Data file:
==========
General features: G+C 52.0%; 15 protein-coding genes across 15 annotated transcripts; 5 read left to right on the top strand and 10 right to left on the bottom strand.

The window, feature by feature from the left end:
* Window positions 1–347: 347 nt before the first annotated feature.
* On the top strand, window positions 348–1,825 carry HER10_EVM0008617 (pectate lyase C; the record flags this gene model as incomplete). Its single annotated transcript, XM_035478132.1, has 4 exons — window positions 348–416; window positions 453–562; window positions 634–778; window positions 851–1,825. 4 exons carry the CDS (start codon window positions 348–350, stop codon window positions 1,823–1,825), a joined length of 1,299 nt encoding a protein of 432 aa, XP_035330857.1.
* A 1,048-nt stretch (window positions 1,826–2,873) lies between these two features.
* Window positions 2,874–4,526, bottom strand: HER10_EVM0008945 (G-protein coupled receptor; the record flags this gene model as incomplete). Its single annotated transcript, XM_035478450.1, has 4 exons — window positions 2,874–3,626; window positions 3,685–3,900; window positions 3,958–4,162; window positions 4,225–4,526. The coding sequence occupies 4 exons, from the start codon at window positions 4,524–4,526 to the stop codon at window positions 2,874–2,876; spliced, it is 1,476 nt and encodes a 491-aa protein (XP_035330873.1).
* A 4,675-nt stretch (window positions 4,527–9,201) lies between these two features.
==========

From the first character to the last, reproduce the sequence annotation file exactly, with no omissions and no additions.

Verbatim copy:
General features: G+C 52.0%; 15 protein-coding genes across 15 annotated transcripts; 5 read left to right on the top strand and 10 right to left on the bottom strand.

The window, feature by feature from the left end:
* Window positions 1–347: 347 nt before the first annotated feature.
* On the top strand, window positions 348–1,825 carry HER10_EVM0008617 (pectate lyase C; the record flags this gene model as incomplete). Its single annotated transcript, XM_035478132.1, has 4 exons — window positions 348–416; window positions 453–562; window positions 634–778; window positions 851–1,825. 4 exons carry the CDS (start codon window positions 348–350, stop codon window positions 1,823–1,825), a joined length of 1,299 nt encoding a protein of 432 aa, XP_035330857.1.
* A 1,048-nt stretch (window positions 1,826–2,873) lies between these two features.
* Window positions 2,874–4,526, bottom strand: HER10_EVM0008945 (G-protein coupled receptor; the record flags this gene model as incomplete). Its single annotated transcript, XM_035478450.1, has 4 exons — window positions 2,874–3,626; window positions 3,685–3,900; window positions 3,958–4,162; window positions 4,225–4,526. The coding sequence occupies 4 exons, from the start codon at window positions 4,524–4,526 to the stop codon at window positions 2,874–2,876; spliced, it is 1,476 nt and encodes a 491-aa protein (XP_035330873.1).
* A 4,675-nt stretch (window positions 4,527–9,201) lies between these two features.